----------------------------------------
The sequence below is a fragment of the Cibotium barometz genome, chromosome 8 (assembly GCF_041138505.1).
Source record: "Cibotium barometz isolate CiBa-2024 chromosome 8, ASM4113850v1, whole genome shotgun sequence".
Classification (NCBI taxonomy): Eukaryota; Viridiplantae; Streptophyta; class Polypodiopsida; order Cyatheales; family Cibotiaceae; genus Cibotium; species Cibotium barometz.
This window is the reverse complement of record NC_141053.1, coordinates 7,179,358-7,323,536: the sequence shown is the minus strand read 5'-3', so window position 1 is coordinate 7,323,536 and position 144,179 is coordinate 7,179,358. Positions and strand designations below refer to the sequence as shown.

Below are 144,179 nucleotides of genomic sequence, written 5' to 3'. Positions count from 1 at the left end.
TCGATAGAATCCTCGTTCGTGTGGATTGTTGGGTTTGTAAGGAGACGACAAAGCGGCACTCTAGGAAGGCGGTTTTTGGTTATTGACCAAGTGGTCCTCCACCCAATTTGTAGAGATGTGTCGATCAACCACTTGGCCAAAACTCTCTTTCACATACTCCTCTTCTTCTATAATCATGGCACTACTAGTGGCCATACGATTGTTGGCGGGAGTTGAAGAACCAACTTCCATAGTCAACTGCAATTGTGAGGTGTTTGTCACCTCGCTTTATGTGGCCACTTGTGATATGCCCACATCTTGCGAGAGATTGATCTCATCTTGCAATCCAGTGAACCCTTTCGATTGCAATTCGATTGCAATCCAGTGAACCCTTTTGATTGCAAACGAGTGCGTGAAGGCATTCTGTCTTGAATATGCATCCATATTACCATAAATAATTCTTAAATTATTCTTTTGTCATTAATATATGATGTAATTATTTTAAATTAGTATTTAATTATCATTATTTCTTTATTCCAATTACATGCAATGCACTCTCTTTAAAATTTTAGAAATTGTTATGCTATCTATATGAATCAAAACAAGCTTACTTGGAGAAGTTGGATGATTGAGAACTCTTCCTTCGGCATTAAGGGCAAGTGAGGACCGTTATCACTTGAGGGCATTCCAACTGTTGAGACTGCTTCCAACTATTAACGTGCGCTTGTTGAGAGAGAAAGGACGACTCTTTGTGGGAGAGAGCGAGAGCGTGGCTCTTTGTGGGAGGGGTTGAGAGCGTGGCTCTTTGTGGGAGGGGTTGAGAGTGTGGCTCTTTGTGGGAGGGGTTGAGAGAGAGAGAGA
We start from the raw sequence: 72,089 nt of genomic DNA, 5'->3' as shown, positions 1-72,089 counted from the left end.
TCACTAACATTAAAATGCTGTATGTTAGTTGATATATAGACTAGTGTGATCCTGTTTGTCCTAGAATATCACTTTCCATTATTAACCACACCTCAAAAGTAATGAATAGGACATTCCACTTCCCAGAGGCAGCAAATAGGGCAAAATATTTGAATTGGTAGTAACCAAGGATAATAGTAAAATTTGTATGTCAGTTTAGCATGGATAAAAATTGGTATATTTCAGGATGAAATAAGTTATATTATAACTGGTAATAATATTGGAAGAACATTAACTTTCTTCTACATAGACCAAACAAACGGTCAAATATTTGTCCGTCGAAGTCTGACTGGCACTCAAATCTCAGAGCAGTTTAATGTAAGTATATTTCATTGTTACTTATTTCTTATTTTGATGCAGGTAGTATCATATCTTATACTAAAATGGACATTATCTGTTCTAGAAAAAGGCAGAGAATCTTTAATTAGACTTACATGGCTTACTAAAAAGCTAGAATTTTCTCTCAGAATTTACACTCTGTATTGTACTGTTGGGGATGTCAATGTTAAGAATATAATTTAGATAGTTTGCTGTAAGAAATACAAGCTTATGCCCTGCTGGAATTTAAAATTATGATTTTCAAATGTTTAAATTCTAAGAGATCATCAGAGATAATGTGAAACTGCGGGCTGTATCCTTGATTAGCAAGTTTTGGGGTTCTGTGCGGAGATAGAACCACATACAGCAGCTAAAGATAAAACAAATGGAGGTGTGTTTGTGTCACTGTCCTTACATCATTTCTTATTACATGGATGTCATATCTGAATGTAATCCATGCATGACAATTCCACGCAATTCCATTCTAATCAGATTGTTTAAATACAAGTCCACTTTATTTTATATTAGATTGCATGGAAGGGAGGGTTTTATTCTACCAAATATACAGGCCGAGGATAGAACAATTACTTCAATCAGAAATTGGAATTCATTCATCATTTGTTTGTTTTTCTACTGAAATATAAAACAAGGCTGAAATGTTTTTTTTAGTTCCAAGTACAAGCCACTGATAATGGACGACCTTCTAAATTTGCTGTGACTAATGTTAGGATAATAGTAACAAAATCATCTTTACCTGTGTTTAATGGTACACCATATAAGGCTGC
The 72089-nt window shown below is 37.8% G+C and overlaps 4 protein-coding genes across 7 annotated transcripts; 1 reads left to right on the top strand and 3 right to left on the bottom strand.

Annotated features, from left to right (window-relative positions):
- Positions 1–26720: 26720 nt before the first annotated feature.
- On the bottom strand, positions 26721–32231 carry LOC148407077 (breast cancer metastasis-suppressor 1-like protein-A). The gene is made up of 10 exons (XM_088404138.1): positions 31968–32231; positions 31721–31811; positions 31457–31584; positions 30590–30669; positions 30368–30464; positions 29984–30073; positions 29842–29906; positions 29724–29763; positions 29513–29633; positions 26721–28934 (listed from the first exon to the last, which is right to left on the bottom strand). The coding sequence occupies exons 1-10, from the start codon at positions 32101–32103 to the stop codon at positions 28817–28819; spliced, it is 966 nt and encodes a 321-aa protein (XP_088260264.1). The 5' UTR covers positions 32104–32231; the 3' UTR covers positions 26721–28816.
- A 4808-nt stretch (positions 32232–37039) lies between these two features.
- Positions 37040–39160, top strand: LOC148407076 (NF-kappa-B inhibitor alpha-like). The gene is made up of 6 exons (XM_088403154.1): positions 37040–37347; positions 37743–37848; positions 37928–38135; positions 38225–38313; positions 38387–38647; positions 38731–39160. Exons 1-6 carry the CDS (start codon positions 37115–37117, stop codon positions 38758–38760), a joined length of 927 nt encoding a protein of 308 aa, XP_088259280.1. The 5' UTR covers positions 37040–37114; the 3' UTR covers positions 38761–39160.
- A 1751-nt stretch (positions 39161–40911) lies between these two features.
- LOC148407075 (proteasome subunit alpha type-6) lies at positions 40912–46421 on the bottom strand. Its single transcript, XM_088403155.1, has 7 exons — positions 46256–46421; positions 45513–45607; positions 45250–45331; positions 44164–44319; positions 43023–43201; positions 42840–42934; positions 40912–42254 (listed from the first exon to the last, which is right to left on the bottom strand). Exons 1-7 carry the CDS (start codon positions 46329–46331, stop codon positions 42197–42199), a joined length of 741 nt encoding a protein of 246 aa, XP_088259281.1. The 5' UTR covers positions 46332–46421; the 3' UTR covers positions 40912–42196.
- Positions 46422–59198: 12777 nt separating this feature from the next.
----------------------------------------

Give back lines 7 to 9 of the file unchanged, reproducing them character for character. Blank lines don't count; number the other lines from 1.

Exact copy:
We start from the raw sequence: 72,089 nt of genomic DNA, 5'->3' as shown, positions 1-72,089 counted from the left end.
TCACTAACATTAAAATGCTGTATGTTAGTTGATATATAGACTAGTGTGATCCTGTTTGTCCTAGAATATCACTTTCCATTATTAACCACACCTCAAAAGTAATGAATAGGACATTCCACTTCCCAGAGGCAGCAAATAGGGCAAAATATTTGAATTGGTAGTAACCAAGGATAATAGTAAAATTTGTATGTCAGTTTAGCATGGATAAAAATTGGTATATTTCAGGATGAAATAAGTTATATTATAACTGGTAATAATATTGGAAGAACATTAACTTTCTTCTACATAGACCAAACAAACGGTCAAATATTTGTCCGTCGAAGTCTGACTGGCACTCAAATCTCAGAGCAGTTTAATGTAAGTATATTTCATTGTTACTTATTTCTTATTTTGATGCAGGTAGTATCATATCTTATACTAAAATGGACATTATCTGTTCTAGAAAAAGGCAGAGAATCTTTAATTAGACTTACATGGCTTACTAAAAAGCTAGAATTTTCTCTCAGAATTTACACTCTGTATTGTACTGTTGGGGATGTCAATGTTAAGAATATAATTTAGATAGTTTGCTGTAAGAAATACAAGCTTATGCCCTGCTGGAATTTAAAATTATGATTTTCAAATGTTTAAATTCTAAGAGATCATCAGAGATAATGTGAAACTGCGGGCTGTATCCTTGATTAGCAAGTTTTGGGGTTCTGTGCGGAGATAGAACCACATACAGCAGCTAAAGATAAAACAAATGGAGGTGTGTTTGTGTCACTGTCCTTACATCATTTCTTATTACATGGATGTCATATCTGAATGTAATCCATGCATGACAATTCCACGCAATTCCATTCTAATCAGATTGTTTAAATACAAGTCCACTTTATTTTATATTAGATTGCATGGAAGGGAGGGTTTTATTCTACCAAATATACAGGCCGAGGATAGAACAATTACTTCAATCAGAAATTGGAATTCATTCATCATTTGTTTGTTTTTCTACTGAAATATAAAACAAGGCTGAAATGTTTTTTTTAGTTCCAAGTACAAGCCACTGATAATGGACGACCTTCTAAATTTGCTGTGACTAATGTTAGGATAATAGTAACAAAATCATCTTTACCTGTGTTTAATGGTACACCATATAAGGCTGC
The 72089-nt window shown below is 37.8% G+C and overlaps 4 protein-coding genes across 7 annotated transcripts; 1 reads left to right on the top strand and 3 right to left on the bottom strand.